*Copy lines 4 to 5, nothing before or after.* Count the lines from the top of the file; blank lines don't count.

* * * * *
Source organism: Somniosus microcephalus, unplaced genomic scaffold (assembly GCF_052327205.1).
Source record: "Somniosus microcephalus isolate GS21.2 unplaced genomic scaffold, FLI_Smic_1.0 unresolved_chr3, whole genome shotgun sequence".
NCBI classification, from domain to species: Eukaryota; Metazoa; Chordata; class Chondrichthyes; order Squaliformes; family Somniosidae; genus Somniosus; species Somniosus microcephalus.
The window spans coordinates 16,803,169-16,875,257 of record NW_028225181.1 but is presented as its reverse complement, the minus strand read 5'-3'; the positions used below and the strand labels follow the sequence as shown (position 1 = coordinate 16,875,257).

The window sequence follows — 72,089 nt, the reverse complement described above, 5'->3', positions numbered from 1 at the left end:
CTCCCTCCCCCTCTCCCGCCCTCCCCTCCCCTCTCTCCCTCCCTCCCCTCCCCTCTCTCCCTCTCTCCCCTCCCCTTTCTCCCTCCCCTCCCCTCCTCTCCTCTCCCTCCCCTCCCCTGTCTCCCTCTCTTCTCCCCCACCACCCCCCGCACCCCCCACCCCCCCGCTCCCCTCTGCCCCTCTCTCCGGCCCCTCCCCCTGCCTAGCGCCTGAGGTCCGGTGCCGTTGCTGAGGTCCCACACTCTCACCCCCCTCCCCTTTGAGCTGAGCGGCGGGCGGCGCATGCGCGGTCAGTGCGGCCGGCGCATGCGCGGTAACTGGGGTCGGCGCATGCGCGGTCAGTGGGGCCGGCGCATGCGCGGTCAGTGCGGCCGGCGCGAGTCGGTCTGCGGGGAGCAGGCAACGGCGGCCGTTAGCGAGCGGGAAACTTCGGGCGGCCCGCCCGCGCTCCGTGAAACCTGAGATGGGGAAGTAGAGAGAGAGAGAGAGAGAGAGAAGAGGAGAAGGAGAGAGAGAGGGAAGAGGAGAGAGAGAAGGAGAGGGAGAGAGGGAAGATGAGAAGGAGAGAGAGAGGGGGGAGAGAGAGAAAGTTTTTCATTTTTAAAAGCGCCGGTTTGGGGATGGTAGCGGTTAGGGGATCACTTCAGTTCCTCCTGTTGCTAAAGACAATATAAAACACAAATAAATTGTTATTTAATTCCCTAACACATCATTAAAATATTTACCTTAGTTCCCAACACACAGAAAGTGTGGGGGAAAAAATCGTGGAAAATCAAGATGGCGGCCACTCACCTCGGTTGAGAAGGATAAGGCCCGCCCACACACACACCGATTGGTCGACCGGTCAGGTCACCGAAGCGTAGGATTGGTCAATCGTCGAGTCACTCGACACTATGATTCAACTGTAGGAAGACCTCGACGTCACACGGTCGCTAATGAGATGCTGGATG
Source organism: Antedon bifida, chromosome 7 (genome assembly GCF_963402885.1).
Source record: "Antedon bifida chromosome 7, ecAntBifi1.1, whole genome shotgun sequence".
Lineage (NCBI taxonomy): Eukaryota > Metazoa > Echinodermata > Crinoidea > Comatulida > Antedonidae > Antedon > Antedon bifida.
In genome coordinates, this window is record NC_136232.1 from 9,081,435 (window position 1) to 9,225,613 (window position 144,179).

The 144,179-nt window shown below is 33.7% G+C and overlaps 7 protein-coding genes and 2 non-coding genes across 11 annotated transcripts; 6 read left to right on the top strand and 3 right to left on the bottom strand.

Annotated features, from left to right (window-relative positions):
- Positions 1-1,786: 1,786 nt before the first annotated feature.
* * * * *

The window spans coordinates 16,803,169-16,875,257 of record NW_028225181.1 but is presented as its reverse complement, the minus strand read 5'-3'; the positions used below and the strand labels follow the sequence as shown (position 1 = coordinate 16,875,257).

The window sequence follows — 72,089 nt, the reverse complement described above, 5'->3', positions numbered from 1 at the left end: